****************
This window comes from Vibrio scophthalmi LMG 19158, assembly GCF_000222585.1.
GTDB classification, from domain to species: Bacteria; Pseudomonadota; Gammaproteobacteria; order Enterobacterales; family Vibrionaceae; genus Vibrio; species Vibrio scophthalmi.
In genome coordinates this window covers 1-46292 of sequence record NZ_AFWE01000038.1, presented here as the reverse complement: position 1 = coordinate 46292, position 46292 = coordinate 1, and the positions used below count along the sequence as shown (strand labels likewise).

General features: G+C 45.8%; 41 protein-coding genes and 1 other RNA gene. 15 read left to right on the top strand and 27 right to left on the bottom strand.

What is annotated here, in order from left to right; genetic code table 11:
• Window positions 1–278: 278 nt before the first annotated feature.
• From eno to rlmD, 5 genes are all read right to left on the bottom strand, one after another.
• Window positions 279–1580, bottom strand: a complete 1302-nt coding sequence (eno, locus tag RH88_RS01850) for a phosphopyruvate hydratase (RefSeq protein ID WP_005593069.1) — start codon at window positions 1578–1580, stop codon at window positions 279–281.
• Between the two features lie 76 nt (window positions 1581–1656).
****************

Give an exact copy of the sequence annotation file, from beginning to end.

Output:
This window comes from Vibrio scophthalmi LMG 19158, assembly GCF_000222585.1.
GTDB classification, from domain to species: Bacteria; Pseudomonadota; Gammaproteobacteria; order Enterobacterales; family Vibrionaceae; genus Vibrio; species Vibrio scophthalmi.
In genome coordinates this window covers 1-46292 of sequence record NZ_AFWE01000038.1, presented here as the reverse complement: position 1 = coordinate 46292, position 46292 = coordinate 1, and the positions used below count along the sequence as shown (strand labels likewise).

General features: G+C 45.8%; 41 protein-coding genes and 1 other RNA gene. 15 read left to right on the top strand and 27 right to left on the bottom strand.

What is annotated here, in order from left to right; genetic code table 11:
• Window positions 1–278: 278 nt before the first annotated feature.
• From eno to rlmD, 5 genes are all read right to left on the bottom strand, one after another.
• Window positions 279–1580, bottom strand: a complete 1302-nt coding sequence (eno, locus tag RH88_RS01850) for a phosphopyruvate hydratase (RefSeq protein ID WP_005593069.1) — start codon at window positions 1578–1580, stop codon at window positions 279–281.
• Between the two features lie 76 nt (window positions 1581–1656).